There’s a big case coming up tomorrow. But you misplaced your expert’s number. You need directions to a courthouse several counties away. And a colleague mentioned something about a similar case. You need to do some last-minute research. Do you flip frantically through the Yellow Pages, wrestle with the decade-old state map and speed to the nearest law library? Of course not. You sit at your computer and pull up Google. Done, done and done!
In today’s busy world, Google certainly has become the go-to site for Internet searching. It’s so ingrained into popular culture that its brand name has even been adapted into a verb.
That’s right — people don’t “search the Web” for a topic anymore — they “Google” it.
What makes Google so popular? Behind its notoriously clean interface lies highly advanced search technology and one of the largest databases of Web pages in existence. Google’s powerful empire also boasts of e-mail, maps, blogs, images and videos, to name a few.
While Google’s complex PageRank algorithm is shrouded in mystery, the basis of how search engines operate is quite simple.
Programs called “spiders” crawl through the Web, following each link they encounter and analyzing the contents of each corresponding page. Along with standard Web pages, spiders can search blogs, wikis, forums and even online PDF documents.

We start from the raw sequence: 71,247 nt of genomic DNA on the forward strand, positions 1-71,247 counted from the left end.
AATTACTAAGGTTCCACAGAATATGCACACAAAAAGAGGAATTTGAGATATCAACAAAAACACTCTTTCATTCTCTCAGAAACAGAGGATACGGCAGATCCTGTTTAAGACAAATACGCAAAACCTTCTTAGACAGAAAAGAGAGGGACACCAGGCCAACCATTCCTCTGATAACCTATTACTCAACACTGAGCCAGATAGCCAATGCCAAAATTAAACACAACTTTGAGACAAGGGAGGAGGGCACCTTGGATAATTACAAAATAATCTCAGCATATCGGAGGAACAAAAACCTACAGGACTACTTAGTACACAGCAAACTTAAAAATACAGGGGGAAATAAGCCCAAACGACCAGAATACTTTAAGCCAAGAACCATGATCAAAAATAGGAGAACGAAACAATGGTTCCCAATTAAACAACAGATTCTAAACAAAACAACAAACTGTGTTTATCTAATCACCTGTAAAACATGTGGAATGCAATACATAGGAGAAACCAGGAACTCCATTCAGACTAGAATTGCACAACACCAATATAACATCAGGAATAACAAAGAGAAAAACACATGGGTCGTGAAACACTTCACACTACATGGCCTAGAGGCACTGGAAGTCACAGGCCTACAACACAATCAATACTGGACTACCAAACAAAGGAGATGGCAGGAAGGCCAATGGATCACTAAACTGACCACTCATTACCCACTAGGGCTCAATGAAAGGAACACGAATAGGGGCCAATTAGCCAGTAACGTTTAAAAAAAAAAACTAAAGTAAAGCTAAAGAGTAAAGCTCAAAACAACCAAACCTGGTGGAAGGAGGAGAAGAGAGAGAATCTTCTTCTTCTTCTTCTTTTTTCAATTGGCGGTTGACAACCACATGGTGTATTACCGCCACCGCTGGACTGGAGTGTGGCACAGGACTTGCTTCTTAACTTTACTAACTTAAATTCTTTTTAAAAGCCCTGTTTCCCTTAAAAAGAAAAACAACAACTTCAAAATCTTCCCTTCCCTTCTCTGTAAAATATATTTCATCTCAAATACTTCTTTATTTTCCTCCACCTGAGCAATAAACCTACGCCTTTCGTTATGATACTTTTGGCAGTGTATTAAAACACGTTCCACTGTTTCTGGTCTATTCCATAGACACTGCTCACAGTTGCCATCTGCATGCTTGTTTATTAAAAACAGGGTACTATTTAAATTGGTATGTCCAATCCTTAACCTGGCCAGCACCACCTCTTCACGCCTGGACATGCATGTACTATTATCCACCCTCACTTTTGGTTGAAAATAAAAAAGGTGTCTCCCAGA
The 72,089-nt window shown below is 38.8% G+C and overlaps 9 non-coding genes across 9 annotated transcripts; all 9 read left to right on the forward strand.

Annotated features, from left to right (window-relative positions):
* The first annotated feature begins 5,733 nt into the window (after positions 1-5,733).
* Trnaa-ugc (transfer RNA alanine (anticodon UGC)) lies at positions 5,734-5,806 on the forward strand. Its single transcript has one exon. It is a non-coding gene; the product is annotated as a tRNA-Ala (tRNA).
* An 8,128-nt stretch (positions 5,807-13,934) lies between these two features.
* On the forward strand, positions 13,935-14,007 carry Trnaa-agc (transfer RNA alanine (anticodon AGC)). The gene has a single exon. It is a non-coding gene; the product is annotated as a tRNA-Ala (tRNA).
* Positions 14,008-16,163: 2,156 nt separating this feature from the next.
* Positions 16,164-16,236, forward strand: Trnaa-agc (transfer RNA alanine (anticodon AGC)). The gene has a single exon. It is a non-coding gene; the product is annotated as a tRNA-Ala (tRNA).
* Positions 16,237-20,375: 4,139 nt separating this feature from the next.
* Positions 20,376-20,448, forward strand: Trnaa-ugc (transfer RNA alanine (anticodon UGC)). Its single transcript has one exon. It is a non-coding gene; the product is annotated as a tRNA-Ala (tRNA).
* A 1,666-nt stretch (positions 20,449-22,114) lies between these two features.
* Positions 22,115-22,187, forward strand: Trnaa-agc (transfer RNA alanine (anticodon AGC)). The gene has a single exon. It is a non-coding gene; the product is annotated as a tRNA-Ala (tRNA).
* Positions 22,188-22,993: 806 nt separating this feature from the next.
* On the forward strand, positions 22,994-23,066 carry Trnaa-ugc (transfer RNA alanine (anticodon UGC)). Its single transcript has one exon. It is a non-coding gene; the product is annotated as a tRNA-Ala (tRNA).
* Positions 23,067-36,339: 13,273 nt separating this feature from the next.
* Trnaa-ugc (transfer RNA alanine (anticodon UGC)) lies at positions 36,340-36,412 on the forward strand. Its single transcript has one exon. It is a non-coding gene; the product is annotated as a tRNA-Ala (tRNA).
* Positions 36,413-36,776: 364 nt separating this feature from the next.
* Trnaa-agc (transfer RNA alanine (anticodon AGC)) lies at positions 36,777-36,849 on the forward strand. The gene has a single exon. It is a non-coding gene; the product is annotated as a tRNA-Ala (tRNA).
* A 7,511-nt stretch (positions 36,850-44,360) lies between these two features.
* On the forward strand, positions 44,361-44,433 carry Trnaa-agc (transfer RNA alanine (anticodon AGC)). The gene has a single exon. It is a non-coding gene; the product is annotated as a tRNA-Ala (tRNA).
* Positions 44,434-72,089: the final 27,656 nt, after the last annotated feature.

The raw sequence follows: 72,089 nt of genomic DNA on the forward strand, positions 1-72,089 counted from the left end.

Pages are “ranked” based on popularity and relevance. The more incoming links there are to a page, the higher up it appears in related search queries. All of this information is stored in a database. So when you do a search, you’re accessing a search engine’s collection of data, not the Web itself.
Google and the other three search engine frontrunners — Yahoo!, Live (MSN) and Ask — operate in a relatively similar manner. Just keep in mind that different search engines will return a different set of results. An item ranked number two by Google may not even appear on the first results page on a Yahoo! search.
The reason? Besides using different ranking algorithms, some search engines allow Web site owners to pay to have their listings ranked higher. While some engines feature these in a separate advertising column, others will integrate the paid links into their overall results.
If this makes you question the reliability of Internet searches, there are alternatives to Google and other mainstream search engines.
Thousands of them, in fact.
But are these Google wannabes just a dime a dozen? Or are their technologies so unique and innovative that they may one day dethrone the king of search engines?
Here are some alternatives to “Googling” and the value they could add to your Internet research.
With a Web that’s deep and ever changing, it’s impossible for one search engine alone to claim it has the most complete collection of material. But how do we compare results from different engines without having to open multiple pages?
Metasearch sites combine multiple search engine databases into one, giving searchers more comprehensive and potentially more accurate results.